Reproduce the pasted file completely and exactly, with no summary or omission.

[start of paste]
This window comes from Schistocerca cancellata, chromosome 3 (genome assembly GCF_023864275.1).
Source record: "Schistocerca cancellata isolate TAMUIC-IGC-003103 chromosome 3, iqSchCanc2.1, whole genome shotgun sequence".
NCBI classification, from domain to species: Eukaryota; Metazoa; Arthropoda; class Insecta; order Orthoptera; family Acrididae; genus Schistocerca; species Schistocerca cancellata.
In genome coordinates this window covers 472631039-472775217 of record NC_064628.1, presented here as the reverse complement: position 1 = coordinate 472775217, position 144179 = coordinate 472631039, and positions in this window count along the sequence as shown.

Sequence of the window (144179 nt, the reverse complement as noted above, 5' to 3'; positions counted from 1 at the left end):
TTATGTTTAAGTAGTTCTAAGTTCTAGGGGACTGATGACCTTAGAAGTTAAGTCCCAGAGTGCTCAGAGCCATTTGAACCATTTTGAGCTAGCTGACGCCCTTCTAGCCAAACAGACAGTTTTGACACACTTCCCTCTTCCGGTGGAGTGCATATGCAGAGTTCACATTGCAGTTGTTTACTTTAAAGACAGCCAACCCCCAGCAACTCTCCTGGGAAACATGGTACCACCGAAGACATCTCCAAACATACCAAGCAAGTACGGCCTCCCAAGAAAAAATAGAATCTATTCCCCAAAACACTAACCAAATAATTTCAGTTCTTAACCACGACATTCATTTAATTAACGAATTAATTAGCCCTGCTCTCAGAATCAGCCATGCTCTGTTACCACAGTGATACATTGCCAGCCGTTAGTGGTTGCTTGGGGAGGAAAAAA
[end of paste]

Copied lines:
This window comes from Schistocerca cancellata, chromosome 3 (genome assembly GCF_023864275.1).
Source record: "Schistocerca cancellata isolate TAMUIC-IGC-003103 chromosome 3, iqSchCanc2.1, whole genome shotgun sequence".
NCBI classification, from domain to species: Eukaryota; Metazoa; Arthropoda; class Insecta; order Orthoptera; family Acrididae; genus Schistocerca; species Schistocerca cancellata.
In genome coordinates this window covers 472631039-472775217 of record NC_064628.1, presented here as the reverse complement: position 1 = coordinate 472775217, position 144179 = coordinate 472631039, and positions in this window count along the sequence as shown.

Sequence of the window (144179 nt, the reverse complement as noted above, 5' to 3'; positions counted from 1 at the left end):
TTATGTTTAAGTAGTTCTAAGTTCTAGGGGACTGATGACCTTAGAAGTTAAGTCCCAGAGTGCTCAGAGCCATTTGAACCATTTTGAGCTAGCTGACGCCCTTCTAGCCAAACAGACAGTTTTGACACACTTCCCTCTTCCGGTGGAGTGCATATGCAGAGTTCACATTGCAGTTGTTTACTTTAAAGACAGCCAACCCCCAGCAACTCTCCTGGGAAACATGGTACCACCGAAGACATCTCCAAACATACCAAGCAAGTACGGCCTCCCAAGAAAAAATAGAATCTATTCCCCAAAACACTAACCAAATAATTTCAGTTCTTAACCACGACATTCATTTAATTAACGAATTAATTAGCCCTGCTCTCAGAATCAGCCATGCTCTGTTACCACAGTGATACATTGCCAGCCGTTAGTGGTTGCTTGGGGAGGAAAAAA